His new Celtics teammates and coach Doc Rivers are gushing about what new addition Jason Terry will bring to the team this season.
"He filled a need," said coach Doc Rivers, who said he told president of basketball operations Danny Ainge Terry was the kind of player he was looking for.
"No. 1 on our list, we needed someone to be able to score off the bounce," Rivers said. "When you think about the history of the Celtics and the great sixth man, he's been that in Dallas and he wants to be that with the Celtics. That makes it a little easier to coach."
Ainge said Terry gives the C's "a little bit of what we lost in Ray Allen, who signed with the Heat. He's a fearless shooter."
Said Kevin Garnett: "He's just a scorer. He can score in a whole bunch of different ways."
Captain Paul Pierce has been hoping to team up with Terry for some time.
"I thought he should've been with us four or five years ago," Pierce said. "He reminds me a lot of myself."
Here are all the links from around the hockey world, and what I’m reading while anticpating the turkey leftovers, ready for the taking.
-- NHL referee Wes McCauley is at it again, this time going with a fun no-goal call after having some trouble with his microphone.
-- After getting humbled on Opening Night by the Bruins, the Nashville Predators are starting to get on a roll.
-- NBC Pro Hockey Talk has Kyle Turris excelling for the Predators, and Matt Duchene very much still stuck in neutral for the Ottawa Senators.
-- NHL stars go through their favorite traditions, and what they enjoy is a game that’s full of routine, superstition and tradition.
-- FOH (Friend of Haggs) Ray Ferraro says “it looks rotten” with the Edmonton Oilers as they continue to struggle out of the starting gate.
-- Larry Brooks goes through an all-time ranking of the general managers for the New York Rangers, and it’s an illustrious list.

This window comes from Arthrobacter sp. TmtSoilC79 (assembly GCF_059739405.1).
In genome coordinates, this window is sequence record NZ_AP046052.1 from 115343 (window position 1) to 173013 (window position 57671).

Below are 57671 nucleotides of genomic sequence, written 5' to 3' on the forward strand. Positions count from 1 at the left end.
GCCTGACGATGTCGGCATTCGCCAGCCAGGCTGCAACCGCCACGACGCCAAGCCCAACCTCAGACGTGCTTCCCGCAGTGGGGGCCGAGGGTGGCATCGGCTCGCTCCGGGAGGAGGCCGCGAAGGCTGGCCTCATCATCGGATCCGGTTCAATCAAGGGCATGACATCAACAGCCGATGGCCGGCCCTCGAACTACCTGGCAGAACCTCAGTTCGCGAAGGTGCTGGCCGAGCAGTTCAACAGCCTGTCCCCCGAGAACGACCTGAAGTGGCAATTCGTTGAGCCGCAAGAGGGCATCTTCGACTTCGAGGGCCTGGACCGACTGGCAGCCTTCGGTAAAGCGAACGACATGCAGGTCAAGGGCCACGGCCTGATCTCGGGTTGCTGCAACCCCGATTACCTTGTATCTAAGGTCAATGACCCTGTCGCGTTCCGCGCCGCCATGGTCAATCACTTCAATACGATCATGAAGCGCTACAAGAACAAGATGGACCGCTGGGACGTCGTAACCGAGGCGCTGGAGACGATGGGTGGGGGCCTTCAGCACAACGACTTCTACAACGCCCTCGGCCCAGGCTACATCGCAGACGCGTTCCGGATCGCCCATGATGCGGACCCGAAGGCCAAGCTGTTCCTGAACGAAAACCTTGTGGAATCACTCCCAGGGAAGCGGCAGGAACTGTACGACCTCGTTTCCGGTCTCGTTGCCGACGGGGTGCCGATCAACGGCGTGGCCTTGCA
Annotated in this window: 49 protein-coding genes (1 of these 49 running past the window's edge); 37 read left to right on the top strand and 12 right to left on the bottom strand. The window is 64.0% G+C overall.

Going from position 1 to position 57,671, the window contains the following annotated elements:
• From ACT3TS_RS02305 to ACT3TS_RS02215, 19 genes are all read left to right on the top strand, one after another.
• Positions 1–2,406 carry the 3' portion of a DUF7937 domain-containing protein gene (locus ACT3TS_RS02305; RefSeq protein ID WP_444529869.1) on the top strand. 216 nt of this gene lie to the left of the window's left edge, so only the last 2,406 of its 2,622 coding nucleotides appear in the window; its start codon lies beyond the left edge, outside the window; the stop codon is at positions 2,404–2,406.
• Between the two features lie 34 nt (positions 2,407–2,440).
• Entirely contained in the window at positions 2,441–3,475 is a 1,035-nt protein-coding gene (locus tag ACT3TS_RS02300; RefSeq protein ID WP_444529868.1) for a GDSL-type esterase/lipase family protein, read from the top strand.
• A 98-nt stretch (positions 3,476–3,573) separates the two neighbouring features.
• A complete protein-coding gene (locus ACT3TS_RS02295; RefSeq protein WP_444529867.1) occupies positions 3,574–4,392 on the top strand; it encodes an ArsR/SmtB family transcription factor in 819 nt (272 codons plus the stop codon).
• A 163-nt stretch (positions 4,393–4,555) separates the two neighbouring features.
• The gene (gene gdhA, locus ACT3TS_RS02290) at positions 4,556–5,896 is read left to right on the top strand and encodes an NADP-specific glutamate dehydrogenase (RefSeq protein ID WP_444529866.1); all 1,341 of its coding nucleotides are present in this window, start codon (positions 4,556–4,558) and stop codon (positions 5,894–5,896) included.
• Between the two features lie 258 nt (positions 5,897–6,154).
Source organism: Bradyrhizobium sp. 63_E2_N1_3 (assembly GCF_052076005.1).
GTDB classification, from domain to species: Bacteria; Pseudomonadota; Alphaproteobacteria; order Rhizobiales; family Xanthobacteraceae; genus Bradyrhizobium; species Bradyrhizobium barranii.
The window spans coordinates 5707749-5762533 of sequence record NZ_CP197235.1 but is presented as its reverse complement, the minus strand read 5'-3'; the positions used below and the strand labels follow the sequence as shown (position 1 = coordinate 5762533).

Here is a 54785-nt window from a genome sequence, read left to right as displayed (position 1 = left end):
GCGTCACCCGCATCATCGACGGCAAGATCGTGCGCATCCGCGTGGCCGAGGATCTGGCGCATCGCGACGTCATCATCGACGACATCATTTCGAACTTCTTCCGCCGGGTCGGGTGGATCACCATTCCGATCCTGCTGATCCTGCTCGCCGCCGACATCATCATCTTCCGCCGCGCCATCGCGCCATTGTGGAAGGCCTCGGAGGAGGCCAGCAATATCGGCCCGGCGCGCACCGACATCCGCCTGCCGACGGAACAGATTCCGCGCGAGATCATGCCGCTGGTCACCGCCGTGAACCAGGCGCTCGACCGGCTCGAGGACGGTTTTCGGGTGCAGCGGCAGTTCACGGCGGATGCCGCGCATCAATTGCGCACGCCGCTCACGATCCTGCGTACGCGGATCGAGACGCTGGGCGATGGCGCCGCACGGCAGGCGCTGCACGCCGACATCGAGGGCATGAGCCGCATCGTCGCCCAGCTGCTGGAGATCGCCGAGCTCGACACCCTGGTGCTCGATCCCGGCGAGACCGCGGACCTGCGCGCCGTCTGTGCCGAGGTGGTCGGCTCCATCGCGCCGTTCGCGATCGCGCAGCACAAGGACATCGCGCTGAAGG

-- The Vegas Golden Knights could make the playoffs in their very first season, and are absolutely far ahead of expectations for a new expansion team.
-- For something completely different: Wild turkeys are making a major comeback in Massachusetts after being all but extinct here.
FOXBORO -- The Patriots will see some familiar faces Sunday when they play the Dolphins and former New England interior lineman Ted Larsen.
Then again, a suddenly interesting Bill Belichick noted Friday, the Patriots are used to seeing their players of seasons past end up elsewhere. In his estimation, the Patriots see their former players stay in the league moreso than most other organizations.
“There’s 70-something guys in the league like that that have been here and are playing for somebody else, or whatever the number is,” Belichick said when asked about facing Larsen. “It’s a lot. Seventy to 90, somewhere in there, depending on how you want to count the practice-squad players and today’s waiver wire vs. yesterday’s waiver wire. There’s a lot of guys out there. It’s one of the highest numbers in the league.”
Asked to clarify, Belichick responded, “I think we have more [former] players that are playing on other teams than other teams [do], or one of them. I don’t know if we’re the highest. We’re one of the highest; I can tell you that. We’re up there pretty high, but it depends on how you want to count them: starters, roster players, IR, practice squad. You can run the list that you run and count them up how you want to count them up, but we’d be up there pretty high.”
Belichick loosely estimated that there might be an average of three former Pats per team in the NFL. Of course, the actual number varies from team to team, with the Colts’ roster essentially looking like a Patriots museum.
Interestingly enough, the question of the total number was explored this offseason by Pats Pulpit, who determined in May that there were 91 former Patriots on other rosters.